Paul Ngobeni, one-time adviser to disgraced former Public Protector Busisiwe Mkhwebane and author of a controversial column for sacked Minister Lindiwe Sisulu, withdrew his application to be admitted to the Bar in the Western Cape High Court on Friday.

He couldn’t prove his claim to have an exemption certificate, which would have allowed him to practise in SA based on his US qualifications.

Ngobeni's counsel, Advocate Thabani Masuku SC, applied for the application to be postponed and referred for oral evidence to iron out disputed issues on his qualifications and background.

The Legal Practice Council (LPC) opposed his application to be admitted to the Bar.

According to a News24 report, Ngobeni wanted to bring in three witnesses to explain his battle to get a copy of his lost exemption certificate, which would have allowed him to practise in SA. He said the exemption was granted by the late Justice Minister Dullah Omar but said he had misplaced it.

Ngobeni added he had struggled to get a copy or even find the minutes showing the exemption application was discussed.

However, the LPC said there was no dispute over the exemption – it did not exist... and the General Council of the Bar (GCB) and Cape Bar submitted they investigated these issues without success. They said Ngobeni said these things in his own court papers, so there was no dispute to be referred to for oral evidence.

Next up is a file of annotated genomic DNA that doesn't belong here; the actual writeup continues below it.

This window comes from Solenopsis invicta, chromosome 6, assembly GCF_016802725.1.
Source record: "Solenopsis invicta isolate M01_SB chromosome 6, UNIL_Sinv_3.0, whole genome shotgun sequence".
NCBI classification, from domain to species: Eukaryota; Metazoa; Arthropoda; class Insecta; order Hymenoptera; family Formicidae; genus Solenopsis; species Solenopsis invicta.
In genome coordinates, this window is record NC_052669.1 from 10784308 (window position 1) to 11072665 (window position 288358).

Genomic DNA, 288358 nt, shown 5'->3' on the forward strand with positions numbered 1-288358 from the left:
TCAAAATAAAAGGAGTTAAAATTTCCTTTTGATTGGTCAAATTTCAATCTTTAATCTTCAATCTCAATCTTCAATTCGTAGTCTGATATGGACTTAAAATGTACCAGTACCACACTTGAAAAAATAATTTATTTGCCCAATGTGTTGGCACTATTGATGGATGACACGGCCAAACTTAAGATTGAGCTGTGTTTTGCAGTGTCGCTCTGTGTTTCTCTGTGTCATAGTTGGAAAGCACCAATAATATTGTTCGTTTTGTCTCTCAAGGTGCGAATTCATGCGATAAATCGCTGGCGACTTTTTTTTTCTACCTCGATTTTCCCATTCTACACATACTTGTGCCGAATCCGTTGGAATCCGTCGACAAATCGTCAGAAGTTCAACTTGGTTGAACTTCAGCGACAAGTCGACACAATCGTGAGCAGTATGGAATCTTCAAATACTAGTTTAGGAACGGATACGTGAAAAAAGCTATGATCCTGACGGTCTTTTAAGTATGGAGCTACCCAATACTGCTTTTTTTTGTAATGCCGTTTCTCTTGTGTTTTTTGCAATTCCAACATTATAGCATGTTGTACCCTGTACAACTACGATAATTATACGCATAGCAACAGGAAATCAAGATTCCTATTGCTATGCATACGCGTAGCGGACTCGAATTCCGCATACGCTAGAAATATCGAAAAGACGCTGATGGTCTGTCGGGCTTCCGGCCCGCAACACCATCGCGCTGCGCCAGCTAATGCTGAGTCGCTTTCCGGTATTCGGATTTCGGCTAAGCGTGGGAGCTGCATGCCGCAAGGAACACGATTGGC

The LPC's counsel, Advocate Shafia Mahomed, noted Ngobeni had not even attached copies of his US qualifications to the admission application.

Mahomed said in Ngobeni's application in 2021 to be admitted, he said he would bring the exemption, but he never did, and the Minister of Justice had no record of it either.

She submitted: ‘He's the only one saying an exemption was granted to him.'

Advocate Robert Stelzner SC, acting for the GCB, said they investigated and found no record of the exemption, and pointed out Ngobeni has made his own inquiry with them, too, and there were not even minutes or institutional memory of his case.

News24 says the Recognition of Foreign Legal Qualifications and Practice Act, introduced at the time many exiles were returning to SA, provides for an exemption to certain legal requirements to practise in SA for applicants who qualified abroad. The LPC said unless Ngobeni could produce an exemption certificate, his only option was to enrol for an LLB and get his qualification if he wanted to work as a lawyer in SA.

Ngobeni said he had not practised law at all in SA because of this situation. 

He also wanted to explain the allegation that he is a ‘fugitive from justice’ for allegedly charging clients for work not done in the US, and wanted to explain why he left the Bar in Connecticut and Massachusetts.

Ngobeni was initially disbarred in Connecticut, but this was vacated, and he resigned and went on to practise in Massachusetts, but there was a controversy there, too, before he came to SA, and feels he can explain all of this himself. 

’He wants you to hear it from the horse's mouth. Not to say that he is a horse,’ said Masuku.

News24 notes Ngobeni has been trying to use a Public Protector investigation to prove he has the exemption, but the judges said they have their own rules of evidence and cannot simply rubber stamp a Public Protector finding.

A full Bench dismissed this application for oral argument. Reasons are to be handed down later.

Full News24 report